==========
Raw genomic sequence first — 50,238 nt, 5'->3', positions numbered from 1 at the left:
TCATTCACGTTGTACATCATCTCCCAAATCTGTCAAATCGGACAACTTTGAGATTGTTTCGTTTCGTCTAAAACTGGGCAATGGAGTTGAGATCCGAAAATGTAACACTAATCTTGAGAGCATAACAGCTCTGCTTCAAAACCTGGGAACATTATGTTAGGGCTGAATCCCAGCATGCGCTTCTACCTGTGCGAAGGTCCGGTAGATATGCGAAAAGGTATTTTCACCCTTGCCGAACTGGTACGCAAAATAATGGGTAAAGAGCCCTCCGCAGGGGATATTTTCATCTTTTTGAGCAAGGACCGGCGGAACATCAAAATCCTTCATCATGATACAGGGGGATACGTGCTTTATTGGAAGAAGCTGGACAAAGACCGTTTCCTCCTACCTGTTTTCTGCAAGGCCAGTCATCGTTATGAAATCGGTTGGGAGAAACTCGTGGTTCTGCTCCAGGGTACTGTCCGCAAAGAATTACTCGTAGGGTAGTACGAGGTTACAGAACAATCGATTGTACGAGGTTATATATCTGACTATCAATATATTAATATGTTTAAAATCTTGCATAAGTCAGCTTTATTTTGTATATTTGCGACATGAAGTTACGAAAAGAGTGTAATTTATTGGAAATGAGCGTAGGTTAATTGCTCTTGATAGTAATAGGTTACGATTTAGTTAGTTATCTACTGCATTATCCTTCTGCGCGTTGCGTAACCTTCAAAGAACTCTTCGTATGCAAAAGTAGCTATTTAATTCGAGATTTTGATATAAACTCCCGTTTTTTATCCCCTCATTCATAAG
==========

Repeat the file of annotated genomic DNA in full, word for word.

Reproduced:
Raw genomic sequence first — 50,238 nt, 5'->3', positions numbered from 1 at the left:
TCATTCACGTTGTACATCATCTCCCAAATCTGTCAAATCGGACAACTTTGAGATTGTTTCGTTTCGTCTAAAACTGGGCAATGGAGTTGAGATCCGAAAATGTAACACTAATCTTGAGAGCATAACAGCTCTGCTTCAAAACCTGGGAACATTATGTTAGGGCTGAATCCCAGCATGCGCTTCTACCTGTGCGAAGGTCCGGTAGATATGCGAAAAGGTATTTTCACCCTTGCCGAACTGGTACGCAAAATAATGGGTAAAGAGCCCTCCGCAGGGGATATTTTCATCTTTTTGAGCAAGGACCGGCGGAACATCAAAATCCTTCATCATGATACAGGGGGATACGTGCTTTATTGGAAGAAGCTGGACAAAGACCGTTTCCTCCTACCTGTTTTCTGCAAGGCCAGTCATCGTTATGAAATCGGTTGGGAGAAACTCGTGGTTCTGCTCCAGGGTACTGTCCGCAAAGAATTACTCGTAGGGTAGTACGAGGTTACAGAACAATCGATTGTACGAGGTTATATATCTGACTATCAATATATTAATATGTTTAAAATCTTGCATAAGTCAGCTTTATTTTGTATATTTGCGACATGAAGTTACGAAAAGAGTGTAATTTATTGGAAATGAGCGTAGGTTAATTGCTCTTGATAGTAATAGGTTACGATTTAGTTAGTTATCTACTGCATTATCCTTCTGCGCGTTGCGTAACCTTCAAAGAACTCTTCGTATGCAAAAGTAGCTATTTAATTCGAGATTTTGATATAAACTCCCGTTTTTTATCCCCTCATTCATAAG